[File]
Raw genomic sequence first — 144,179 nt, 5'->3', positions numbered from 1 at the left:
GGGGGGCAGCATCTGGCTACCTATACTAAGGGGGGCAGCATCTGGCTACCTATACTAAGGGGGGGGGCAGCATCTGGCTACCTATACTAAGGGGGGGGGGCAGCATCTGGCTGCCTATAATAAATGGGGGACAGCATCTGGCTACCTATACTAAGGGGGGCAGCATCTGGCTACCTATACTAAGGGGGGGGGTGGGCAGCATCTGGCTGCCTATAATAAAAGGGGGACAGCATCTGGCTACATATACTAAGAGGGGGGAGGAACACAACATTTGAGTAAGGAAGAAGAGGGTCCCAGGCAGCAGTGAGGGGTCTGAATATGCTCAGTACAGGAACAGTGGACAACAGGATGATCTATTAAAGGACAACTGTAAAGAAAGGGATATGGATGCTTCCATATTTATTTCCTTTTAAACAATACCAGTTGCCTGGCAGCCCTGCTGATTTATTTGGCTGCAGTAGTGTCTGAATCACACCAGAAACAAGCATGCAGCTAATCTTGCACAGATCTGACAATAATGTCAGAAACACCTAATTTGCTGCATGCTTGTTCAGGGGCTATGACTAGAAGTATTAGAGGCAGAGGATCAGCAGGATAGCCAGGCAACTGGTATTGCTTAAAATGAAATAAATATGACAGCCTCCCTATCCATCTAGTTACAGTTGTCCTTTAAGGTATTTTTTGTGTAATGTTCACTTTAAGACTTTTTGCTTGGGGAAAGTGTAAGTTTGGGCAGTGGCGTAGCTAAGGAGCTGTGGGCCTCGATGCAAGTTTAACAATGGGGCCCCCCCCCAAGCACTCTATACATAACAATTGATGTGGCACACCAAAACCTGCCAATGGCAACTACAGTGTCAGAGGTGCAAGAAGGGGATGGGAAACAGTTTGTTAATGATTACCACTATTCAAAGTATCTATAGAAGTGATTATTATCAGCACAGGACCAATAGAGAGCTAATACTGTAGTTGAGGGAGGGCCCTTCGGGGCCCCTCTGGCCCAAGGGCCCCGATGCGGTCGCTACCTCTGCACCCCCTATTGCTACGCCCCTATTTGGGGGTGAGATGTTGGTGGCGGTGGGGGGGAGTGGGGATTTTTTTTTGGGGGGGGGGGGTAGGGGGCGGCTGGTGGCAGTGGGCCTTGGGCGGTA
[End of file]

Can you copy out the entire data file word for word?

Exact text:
Raw genomic sequence first — 144,179 nt, 5'->3', positions numbered from 1 at the left:
GGGGGGCAGCATCTGGCTACCTATACTAAGGGGGGCAGCATCTGGCTACCTATACTAAGGGGGGGGGCAGCATCTGGCTACCTATACTAAGGGGGGGGGGCAGCATCTGGCTGCCTATAATAAATGGGGGACAGCATCTGGCTACCTATACTAAGGGGGGCAGCATCTGGCTACCTATACTAAGGGGGGGGGTGGGCAGCATCTGGCTGCCTATAATAAAAGGGGGACAGCATCTGGCTACATATACTAAGAGGGGGGAGGAACACAACATTTGAGTAAGGAAGAAGAGGGTCCCAGGCAGCAGTGAGGGGTCTGAATATGCTCAGTACAGGAACAGTGGACAACAGGATGATCTATTAAAGGACAACTGTAAAGAAAGGGATATGGATGCTTCCATATTTATTTCCTTTTAAACAATACCAGTTGCCTGGCAGCCCTGCTGATTTATTTGGCTGCAGTAGTGTCTGAATCACACCAGAAACAAGCATGCAGCTAATCTTGCACAGATCTGACAATAATGTCAGAAACACCTAATTTGCTGCATGCTTGTTCAGGGGCTATGACTAGAAGTATTAGAGGCAGAGGATCAGCAGGATAGCCAGGCAACTGGTATTGCTTAAAATGAAATAAATATGACAGCCTCCCTATCCATCTAGTTACAGTTGTCCTTTAAGGTATTTTTTGTGTAATGTTCACTTTAAGACTTTTTGCTTGGGGAAAGTGTAAGTTTGGGCAGTGGCGTAGCTAAGGAGCTGTGGGCCTCGATGCAAGTTTAACAATGGGGCCCCCCCCCAAGCACTCTATACATAACAATTGATGTGGCACACCAAAACCTGCCAATGGCAACTACAGTGTCAGAGGTGCAAGAAGGGGATGGGAAACAGTTTGTTAATGATTACCACTATTCAAAGTATCTATAGAAGTGATTATTATCAGCACAGGACCAATAGAGAGCTAATACTGTAGTTGAGGGAGGGCCCTTCGGGGCCCCTCTGGCCCAAGGGCCCCGATGCGGTCGCTACCTCTGCACCCCCTATTGCTACGCCCCTATTTGGGGGTGAGATGTTGGTGGCGGTGGGGGGGAGTGGGGATTTTTTTTTGGGGGGGGGGGGTAGGGGGCGGCTGGTGGCAGTGGGCCTTGGGCGGTA